Photo: James Richardson, city editor of the Los Angeles Examiner. Credit: Cover of “For the Life of Me.”
I incurred the wrath of Fibber some time ago with my post about James Richardson and “For the Life of Me.” Fibber reminded me – rather pointedly – that Richardson gave him his chance at reporting. And where would the Daily Mirror be without Fibber’s recollections?
Anyway, Richardson wrote another book in 1922 titled “Spring Street,” which was compiled from a series of short stories he wrote for the Evening Herald. As a book, “Spring Street” isn’t much – it’s a rather typical romance of the period. But Richardson has lots of wonderful descriptions of Los Angeles at the time.
On the jump, Richardson’s description of a newspaper office….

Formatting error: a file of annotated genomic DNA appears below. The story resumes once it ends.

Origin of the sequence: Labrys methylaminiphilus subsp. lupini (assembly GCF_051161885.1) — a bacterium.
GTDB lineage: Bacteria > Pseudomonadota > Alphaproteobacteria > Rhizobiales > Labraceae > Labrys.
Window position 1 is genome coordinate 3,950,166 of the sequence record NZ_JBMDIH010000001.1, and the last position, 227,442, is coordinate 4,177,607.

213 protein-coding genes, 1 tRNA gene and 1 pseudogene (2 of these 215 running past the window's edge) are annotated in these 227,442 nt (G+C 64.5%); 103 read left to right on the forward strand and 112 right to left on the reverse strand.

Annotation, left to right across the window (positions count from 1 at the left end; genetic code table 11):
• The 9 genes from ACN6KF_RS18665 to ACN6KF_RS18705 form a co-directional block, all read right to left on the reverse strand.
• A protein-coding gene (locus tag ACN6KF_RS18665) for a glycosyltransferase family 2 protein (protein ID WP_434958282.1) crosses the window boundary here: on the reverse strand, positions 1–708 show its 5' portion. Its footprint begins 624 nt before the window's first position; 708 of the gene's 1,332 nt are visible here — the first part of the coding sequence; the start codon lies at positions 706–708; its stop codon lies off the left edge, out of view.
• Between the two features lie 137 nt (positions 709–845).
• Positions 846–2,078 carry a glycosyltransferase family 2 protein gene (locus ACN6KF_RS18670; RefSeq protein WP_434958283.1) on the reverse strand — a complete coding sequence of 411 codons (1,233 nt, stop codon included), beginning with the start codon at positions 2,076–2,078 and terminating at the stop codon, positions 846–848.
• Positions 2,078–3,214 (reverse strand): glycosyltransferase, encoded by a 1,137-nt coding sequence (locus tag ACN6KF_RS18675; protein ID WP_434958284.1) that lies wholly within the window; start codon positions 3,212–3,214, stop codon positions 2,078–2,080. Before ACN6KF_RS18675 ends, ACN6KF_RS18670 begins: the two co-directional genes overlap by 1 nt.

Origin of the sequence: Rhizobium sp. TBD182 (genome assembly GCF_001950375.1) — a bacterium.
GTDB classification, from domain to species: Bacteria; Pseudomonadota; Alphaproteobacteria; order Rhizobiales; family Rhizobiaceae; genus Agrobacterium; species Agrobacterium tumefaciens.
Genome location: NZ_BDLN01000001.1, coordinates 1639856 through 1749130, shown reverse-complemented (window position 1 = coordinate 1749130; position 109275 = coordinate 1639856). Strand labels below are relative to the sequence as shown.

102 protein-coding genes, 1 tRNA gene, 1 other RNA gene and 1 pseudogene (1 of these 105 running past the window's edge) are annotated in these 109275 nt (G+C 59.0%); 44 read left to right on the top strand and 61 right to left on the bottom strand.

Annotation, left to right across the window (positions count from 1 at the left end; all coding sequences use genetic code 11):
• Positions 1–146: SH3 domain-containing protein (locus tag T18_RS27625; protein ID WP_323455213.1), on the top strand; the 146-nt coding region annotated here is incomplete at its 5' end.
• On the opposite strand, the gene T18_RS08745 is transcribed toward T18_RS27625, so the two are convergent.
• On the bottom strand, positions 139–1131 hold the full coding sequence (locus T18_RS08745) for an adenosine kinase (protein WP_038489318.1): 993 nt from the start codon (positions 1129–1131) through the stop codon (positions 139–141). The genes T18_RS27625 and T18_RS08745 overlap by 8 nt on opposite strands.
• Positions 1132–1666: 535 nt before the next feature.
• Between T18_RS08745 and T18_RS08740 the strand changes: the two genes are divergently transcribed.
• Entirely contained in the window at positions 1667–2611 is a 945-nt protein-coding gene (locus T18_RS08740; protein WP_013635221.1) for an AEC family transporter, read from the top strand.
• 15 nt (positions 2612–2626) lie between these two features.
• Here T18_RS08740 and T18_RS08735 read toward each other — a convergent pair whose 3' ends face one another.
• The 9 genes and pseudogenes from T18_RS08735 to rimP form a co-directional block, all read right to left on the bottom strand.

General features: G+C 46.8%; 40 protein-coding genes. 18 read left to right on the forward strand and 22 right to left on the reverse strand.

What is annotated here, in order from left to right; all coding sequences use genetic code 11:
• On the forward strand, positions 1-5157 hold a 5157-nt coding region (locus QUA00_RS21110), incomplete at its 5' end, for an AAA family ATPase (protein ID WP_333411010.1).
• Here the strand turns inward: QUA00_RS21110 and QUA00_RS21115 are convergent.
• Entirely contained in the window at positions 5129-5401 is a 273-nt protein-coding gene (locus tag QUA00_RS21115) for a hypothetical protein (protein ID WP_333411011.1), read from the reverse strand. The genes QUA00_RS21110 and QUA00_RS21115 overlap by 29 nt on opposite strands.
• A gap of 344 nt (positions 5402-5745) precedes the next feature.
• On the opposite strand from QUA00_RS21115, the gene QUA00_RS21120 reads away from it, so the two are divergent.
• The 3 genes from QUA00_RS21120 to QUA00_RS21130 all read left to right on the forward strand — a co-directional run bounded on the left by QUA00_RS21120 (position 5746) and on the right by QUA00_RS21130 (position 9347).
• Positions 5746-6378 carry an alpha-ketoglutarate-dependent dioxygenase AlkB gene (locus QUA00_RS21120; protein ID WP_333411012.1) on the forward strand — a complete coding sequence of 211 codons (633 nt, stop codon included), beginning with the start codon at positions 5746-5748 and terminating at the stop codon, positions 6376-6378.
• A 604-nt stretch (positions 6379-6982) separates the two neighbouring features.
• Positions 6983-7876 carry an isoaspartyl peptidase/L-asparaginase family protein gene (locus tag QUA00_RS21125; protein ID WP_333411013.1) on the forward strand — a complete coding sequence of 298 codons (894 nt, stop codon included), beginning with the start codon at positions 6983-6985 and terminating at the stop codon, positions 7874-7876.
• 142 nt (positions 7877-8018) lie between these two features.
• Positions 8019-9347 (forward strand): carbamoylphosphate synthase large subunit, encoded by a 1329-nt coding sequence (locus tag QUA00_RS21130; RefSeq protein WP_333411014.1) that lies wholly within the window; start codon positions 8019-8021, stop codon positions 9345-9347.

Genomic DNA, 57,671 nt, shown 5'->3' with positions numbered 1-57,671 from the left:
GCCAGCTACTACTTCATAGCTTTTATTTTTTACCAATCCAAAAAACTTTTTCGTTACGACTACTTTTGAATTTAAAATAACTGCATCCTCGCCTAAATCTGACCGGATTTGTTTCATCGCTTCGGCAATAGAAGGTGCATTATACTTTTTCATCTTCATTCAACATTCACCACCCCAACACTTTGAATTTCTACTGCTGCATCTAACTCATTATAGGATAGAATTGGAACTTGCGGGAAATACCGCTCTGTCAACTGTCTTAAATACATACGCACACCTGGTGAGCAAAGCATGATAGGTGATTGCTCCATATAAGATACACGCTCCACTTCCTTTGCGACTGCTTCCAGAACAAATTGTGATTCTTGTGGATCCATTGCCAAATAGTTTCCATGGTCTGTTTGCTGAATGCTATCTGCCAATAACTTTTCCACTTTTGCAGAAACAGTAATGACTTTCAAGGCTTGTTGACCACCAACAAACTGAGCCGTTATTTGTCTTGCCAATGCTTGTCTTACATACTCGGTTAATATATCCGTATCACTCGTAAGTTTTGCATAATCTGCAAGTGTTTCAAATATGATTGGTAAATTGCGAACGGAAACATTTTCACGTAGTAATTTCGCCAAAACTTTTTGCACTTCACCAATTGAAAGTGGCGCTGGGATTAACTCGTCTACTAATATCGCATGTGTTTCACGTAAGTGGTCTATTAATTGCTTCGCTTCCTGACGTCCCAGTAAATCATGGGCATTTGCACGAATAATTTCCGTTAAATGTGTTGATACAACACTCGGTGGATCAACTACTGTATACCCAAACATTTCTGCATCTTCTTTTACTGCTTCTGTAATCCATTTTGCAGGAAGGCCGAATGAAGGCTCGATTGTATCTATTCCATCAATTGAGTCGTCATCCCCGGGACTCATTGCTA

He was bewildered when he entered the editorial department of the afternoon newspaper of which Morton was sporting editor. Never had he seen such a busy place.
Telegraph instruments and typewriters clicked and clattered incessantly. Although it was broad day outside, electric lights burned brightly over desks. The floor was covered with discarded newspapers and scraps and balls of copy paper.
Men and boys hurried from desk to desk, back and forth, in and out of swinging doors. As he watched them, wondering if they really knew what they were doing themselves, they reminded him of ants around an anthill. He was thrilled by the life and energy of the place, the speed and earnestness of the workers.
At a flat-topped desk over which was a sign with the words “City Editor” sat a fat, bald-headed man wearing a green eye-shade, who spoke over his shoulder to a younger man at another desk close to his. This younger man wore a telephone headgear, receivers over both ears, and punched at the typewriter before him with the first finger of each hand. John saw he was writing what someone was dictating to him over the telephone.